Mr Hind speaks of the astronomer watching a star as it is carried across the telescope by the diurnal revolution of the Earth." Now, this is nothing but downright absurdity. No motion of the Earth could possibly carry a star across a telescope or anything else. If the star is carried across anything at all, it is the star that moves, not the thing across which it is carried! Besides, the idea that the Earth, if it were a globe, could possibly move in an orbit of nearly 600,000,000 of miles with such exactitude that the cross-hairs in a telescope fixed on its surface would appear to glide gently over a star "millions of millions" of miles away is simply monstrous; whereas, with a FIXED telescope, it matters not the distance of the stars, though we suppose them to be as far off as the astronomer supposes them to be; for, as Mr. Proctor himself says, "the further away they are, the less they will seem to shift." Why, in the name of common sense, should observers have to fix their telescopes on solid stone bases so that they should not move a hair's-breadth, - if the Earth on which they fix them move at the rate of nineteen miles in a second? Indeed, to believe that Mr. Proctor's mass of "six thousand million million million tons" is "rolling, surging, flying, darting on through space for ever" with a velocity compared with which a shot from a cannon is a "very slow coach," with such unerring accuracy that a telescope fixed on granite pillars in an observatory will not enable a lynx-eyed astronomer to detect a variation in its onward motion of the thousandth part of a hair's-breadth is to conceive a miracle compared with which all the miracles on record put together would sink into utter insignificance. Captain R. J. Morrison, the late compiler of "Zadkeil's Almanac;" says: "We declare that this "motion" is all mere 'bosh'; and that the arguments which uphold it are, when examined with an eye that seeks for TRUTH only, mere nonsense, and childish absurdity. "Since, then, these absurd theories are of no use to men in their senses, and since there is no necessity for anything of the kind in Zetetic philosophy, it is a "strong presumptive proof" - as Mr. Hind would say that the Zetetic philosophy is true, and, therefore, a proof that Earth is not a globe..
Hodgson quit Supertramp in 1983. Davies's relationship with him had deteriorated, and the group's last hit before his departure, "My Kind of Lady", featured little involvement from Hodgson as either a writer or performer. The song was a showcase for Davies's vocal range, with him singing in everything from a booming bass to a piercing falsetto to his natural raspy baritone. With Davies firmly at the helm, Supertramp returned to a more non-commercial, progressive rock-oriented approach with the album Brother Where You Bound and had another hit with "Cannonball". The band continued to tour and record for another five years before disbanding, with a mutual agreement between the members that Supertramp had run its course.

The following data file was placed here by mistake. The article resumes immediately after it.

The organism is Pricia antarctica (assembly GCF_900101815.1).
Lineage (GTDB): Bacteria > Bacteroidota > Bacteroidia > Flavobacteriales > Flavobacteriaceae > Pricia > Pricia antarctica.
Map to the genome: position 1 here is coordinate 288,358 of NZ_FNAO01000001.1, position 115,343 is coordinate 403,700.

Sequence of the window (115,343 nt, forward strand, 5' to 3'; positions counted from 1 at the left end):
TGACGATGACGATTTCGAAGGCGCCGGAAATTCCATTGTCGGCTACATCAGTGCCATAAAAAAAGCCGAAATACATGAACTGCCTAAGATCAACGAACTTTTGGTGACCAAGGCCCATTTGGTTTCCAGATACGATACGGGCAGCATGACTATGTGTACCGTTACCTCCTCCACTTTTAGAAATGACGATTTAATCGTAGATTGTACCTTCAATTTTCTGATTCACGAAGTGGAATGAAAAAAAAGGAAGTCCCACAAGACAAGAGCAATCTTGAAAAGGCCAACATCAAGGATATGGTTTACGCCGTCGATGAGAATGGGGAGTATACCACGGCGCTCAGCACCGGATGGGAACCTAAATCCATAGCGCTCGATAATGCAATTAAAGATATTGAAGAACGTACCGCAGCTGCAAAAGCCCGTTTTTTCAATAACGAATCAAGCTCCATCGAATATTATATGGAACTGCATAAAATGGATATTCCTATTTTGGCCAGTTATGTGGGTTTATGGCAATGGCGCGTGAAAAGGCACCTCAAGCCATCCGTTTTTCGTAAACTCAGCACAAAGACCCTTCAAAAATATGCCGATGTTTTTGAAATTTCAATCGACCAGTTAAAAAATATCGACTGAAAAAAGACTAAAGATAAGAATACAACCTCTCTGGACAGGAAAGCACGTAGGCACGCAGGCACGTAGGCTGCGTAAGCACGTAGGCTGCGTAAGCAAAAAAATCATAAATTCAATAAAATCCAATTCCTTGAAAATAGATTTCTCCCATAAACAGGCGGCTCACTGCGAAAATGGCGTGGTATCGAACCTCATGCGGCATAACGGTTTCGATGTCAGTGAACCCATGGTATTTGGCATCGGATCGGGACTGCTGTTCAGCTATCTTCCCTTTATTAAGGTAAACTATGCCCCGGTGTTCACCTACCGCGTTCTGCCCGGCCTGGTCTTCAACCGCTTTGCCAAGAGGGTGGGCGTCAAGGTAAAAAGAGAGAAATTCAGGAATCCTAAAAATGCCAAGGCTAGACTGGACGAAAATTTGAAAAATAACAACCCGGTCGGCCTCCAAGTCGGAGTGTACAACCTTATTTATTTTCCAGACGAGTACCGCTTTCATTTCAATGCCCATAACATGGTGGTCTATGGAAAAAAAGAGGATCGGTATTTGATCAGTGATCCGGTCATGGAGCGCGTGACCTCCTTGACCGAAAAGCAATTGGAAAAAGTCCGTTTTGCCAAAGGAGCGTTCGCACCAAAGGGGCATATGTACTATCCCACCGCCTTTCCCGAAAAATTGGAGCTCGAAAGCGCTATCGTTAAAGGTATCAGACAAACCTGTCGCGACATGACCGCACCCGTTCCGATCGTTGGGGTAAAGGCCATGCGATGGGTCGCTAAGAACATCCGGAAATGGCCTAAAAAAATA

5.) The lights which are exhibited in lighthouses are seen by navigators at distances at which, according to the scale of the supposed "curvature" given by astronomers, they ought to be many hundreds of feet, in some cases, down below the line of sight! For instance: the light at Cape Hatteras is seen at such a distance (40 miles) that, according. to theory, it ought to be nine-hundred feet higher above the level of the sea than it absolutely is, in order to be visible! This is a conclusive proof that there is no "curvature," on the surface of the sea – "the level of the sea,"- ridiculous though it is to be under the necessity of proving it at all: but it is, nevertheless, a conclusive proof that the Earth is not a globe.
The most commonly accepted explanation of this is that the space agencies of the world are involved in a conspiracy faking space travel and exploration. This likely began during the Cold War's 'Space Race', in which the USSR and USA were obsessed with beating each other into space to the point that each faked their accomplishments in an attempt to keep pace with the other's supposed achievements. Since the end of the Cold War, however, the conspiracy is most likely motivated by greed rather than political gains, and using only some of their funding to continue to fake space travel saves a lot of money to embezzle for themselves.